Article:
President Obama’s ace diplomats have been working hard to bring Turkey into the alleged coalition with which he hopes to counter ISIS. Susan Rice claimed that the U.S. at least had secured permission to use Turkish bases to launch strikes against ISIS. That claim is false, according to Turkey (which should know).
Now comes word that Turkey has taken military action. Unfortunately, it has done so not against ISIS, but against Kurds who are protesting Turkish inaction in Kobani. Reuters reports:
War against Islamic State militants in Syria and Iraq threatened on Tuesday to unravel the delicate peace in neighbouring Turkey after the Turkish air force bombed Kurdish fighters furious over Ankara’s refusal to help protect their kin in Syria.
Turkey’s banned PKK Kurdish militant group accused Ankara of violating a two-year-old cease-fire with the air strikes, on the eve of a deadline set by the group’s jailed leader to salvage a peace process aimed at halting a three-decades-long insurgency. . . .
“For the first time in nearly two years, an air operation was carried out against our forces by the occupying Turkish Republic army,” the PKK said. “These attacks against two guerrilla bases at Daglica violated the ceasefire,” the PKK said, referring to an area near the border with Iraq.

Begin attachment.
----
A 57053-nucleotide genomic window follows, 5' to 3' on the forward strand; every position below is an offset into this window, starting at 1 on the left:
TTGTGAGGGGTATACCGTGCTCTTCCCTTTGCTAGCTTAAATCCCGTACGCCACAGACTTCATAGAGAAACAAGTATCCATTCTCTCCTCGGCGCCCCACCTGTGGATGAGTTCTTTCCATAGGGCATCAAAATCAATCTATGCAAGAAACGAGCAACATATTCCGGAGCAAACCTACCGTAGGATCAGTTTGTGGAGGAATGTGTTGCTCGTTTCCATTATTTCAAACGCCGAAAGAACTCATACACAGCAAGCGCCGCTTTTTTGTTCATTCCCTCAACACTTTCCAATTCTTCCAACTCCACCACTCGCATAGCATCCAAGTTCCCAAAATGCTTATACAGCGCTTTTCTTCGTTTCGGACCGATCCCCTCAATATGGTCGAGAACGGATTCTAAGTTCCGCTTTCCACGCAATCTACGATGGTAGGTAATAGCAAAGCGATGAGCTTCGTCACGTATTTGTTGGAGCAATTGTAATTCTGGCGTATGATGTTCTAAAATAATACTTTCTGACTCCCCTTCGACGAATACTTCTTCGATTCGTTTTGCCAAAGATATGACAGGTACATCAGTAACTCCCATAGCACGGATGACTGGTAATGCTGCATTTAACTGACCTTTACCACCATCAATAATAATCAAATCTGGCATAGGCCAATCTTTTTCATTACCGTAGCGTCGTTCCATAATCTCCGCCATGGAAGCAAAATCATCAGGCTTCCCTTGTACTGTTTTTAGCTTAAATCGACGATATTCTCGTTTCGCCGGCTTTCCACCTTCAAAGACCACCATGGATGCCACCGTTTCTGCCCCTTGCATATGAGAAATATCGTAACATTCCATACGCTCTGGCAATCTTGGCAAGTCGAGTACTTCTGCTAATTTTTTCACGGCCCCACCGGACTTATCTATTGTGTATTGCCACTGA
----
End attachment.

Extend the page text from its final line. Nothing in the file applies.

We see in this story the main reason why the U.S. cannot rely on foreign countries — individually or collectively — to advance our national security interests. Every nation has its own axe to grind. In the Middle East and Central Asia, they typically have multiple axes. Seldom will they align with ours sufficiently to make them reliable partners.
Our narcissistic president apparently believes that, owing to his charisma, his status as a Citizen of the World, and perhaps his middle name, he can rally Middle East nations with vastly divergent interests into a serious coalition that will do his bidding. This was a pipe dream even before Obama thoroughly discredited himself through lack of judgment (e.g., his decision to leave no troops in Iraq, his characterization of ISIS as “the jayvee,” etc) and lack of resolve (e.g. his failure to take military action when Assad crossed the alleged red line by using chemical weapons).
They don’t agree on much in the Middle East, but every nation understands that following the feckless is a losing proposition.